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FT REPORT – ENERGY IN THE AMERICAS: Alberta oilsands frenzy slows to a more sustainable pace

By Bernard Simon in Toronto, Financial Times
Published: May 08, 2007

The mood in Canada’s oilsands is less celebratory than one might expect from an industry in the throes of north America’s biggest resources boom since the Klondike gold rush more than a century ago.

The bitumen-like oilsands deposits, located in north-eastern Alberta, have attracted investors, big and small, from around the world. By last year, the oilsands contributed 46 per cent of Canada’s crude oil output, nearly double their share a decade earlier.

According to the Canadian Association of Petroleum Producers, new projects valued at C$65bn are on the cards for the period between 2006 and 2011, rising to C$82bn by 2016.

The industry has become a locomotive for the Canadian economy, drawing in thousands of workers and equipment suppliers from less fortunate parts of the country, and boosting exports.

“There is no question that oilsands are a unique resource and one that is growing in strategic importance”, says Andrew Potter, an analyst at UBS in Calgary. “There is also no question that Canadian oilsands plays offer compelling long-term value if oil prices remain above US$50 a barrel”.

However, Mr Potter concludes: “This compelling investment thesis is beginning to be overshadowed by major risks.”

One is the recent yo-yo in oil prices. “With it backing off the highs to some degree it’s had a bit of a dampening effect”, says Bill Sembo, vice-chairman of RBC Capital Markets, a unit of Royal Bank of Canada.

The more sombre mood was evident in Calgary-based Petro-Canada’s decision in March to shelve plans for the sale of five oilsands leases.

Petro-Canada said that bidders had failed to meet its expectations. “We would consider selling these properties in the future – if the price is right”, it added.

In other respects, the oilsands are turning into too much of a good thing. The frenetic pace of development around Fort McMurray, the main oilsands centre, has become a big concern among city officials, environmentalists and even the oil companies themselves.

A recent Alberta government report points to a long list of overstrained services, and says the “severe housing shortage needs to be addressed on an urgent basis”. The average price of a house in Fort McMurray (population 65,000) soared to C$484,000 by late last year, well above prices in Canada’s major cities.

Environmental groups have become increasingly vocal about the pace of oilsands expansion.

The Pembina Institute, based in Edmonton, called on regulators in early April to freeze approvals for new projects and lease sales.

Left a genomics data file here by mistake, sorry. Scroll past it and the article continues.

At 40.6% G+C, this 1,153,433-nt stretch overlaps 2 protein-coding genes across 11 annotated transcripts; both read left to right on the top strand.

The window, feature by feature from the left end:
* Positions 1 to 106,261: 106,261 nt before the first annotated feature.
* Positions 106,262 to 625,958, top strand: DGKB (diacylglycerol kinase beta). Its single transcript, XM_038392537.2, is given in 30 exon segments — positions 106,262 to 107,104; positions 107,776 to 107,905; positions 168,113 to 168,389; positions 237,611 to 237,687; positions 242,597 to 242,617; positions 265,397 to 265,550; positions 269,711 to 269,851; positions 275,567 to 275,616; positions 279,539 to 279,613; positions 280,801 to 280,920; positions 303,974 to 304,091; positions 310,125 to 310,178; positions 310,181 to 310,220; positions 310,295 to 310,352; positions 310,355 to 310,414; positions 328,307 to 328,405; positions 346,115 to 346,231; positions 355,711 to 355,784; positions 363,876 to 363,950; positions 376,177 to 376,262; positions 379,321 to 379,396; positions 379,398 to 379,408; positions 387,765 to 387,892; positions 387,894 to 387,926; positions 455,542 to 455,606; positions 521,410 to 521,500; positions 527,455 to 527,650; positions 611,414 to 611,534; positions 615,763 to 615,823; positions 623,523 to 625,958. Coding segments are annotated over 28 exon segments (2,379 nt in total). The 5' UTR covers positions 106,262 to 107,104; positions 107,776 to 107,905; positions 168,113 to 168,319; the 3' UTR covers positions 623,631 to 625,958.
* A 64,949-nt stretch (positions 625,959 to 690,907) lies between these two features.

Critics put much of the blame for these strains on a generous tax regime set up to encourage investment when crude prices were far lower and the viability of the oilsands was in doubt.

The Alberta provincial government levies a royalty of just one per cent of gross revenues on production until a project is profitable and all costs have been recouped. The subsequent rate of 25 per cent of net revenues is lower than for conventional oil and gas fields.

The federal government has sweetened the pot by allowing oilsands operators to write off their entire investment for tax purposes, against 25 per cent for conventional oil properties.

Both levels of government are now having second thoughts.

“We need to be certain that the royalty regime is providing Albertans with a fair return on the province’s natural resources while maintaining an internationally competitive system”, says Lyle Oberg, the province’s finance minister.

The federal government announced in its March budget that the accelerated capital cost allowance for oilsands producers would be phased out.

The blow has been softened by a long lead time. The normal capital cost allowance rate will not apply until 2015 on projects which have been approved but not yet started.

Mr Sembo says the industry is now going through a process of “natural maturation” with the reins increasingly held by “those who have the capacity to stay the course”.

For example, Royal Dutch Shell recently bought out minority shareholders in Shell Canada with a view to integrating the Calgary-based unit more closely into its global operations.

Statoil, the Norwegian oil and gas company, agreed a $2bn offer for privately held North American Oil Sands, whose shareholders include the Ontario Teachers’ Pension Plan, late last month.

Day-to-day management of Syncrude, one of the oldest and biggest producers, is increasingly being taken over by Imperial Oil, ExxonMobil’s Canadian subsidiary, which is also a shareholder.

“There’s a recognition that you need to have the capacity to deal with the ultimate market for your products”, Mr Sembo says. He adds that “the market has become a little more discerning in the treatment of organisations”, with banks and other lenders gravitating towards players with the strongest balance sheets.

In other words, even in the booming oilsands, wheat is gradually being separated from chaff. and its also non-profit sister websites,,,,, and are all owned by John Donovan. There is also a Wikipedia article.

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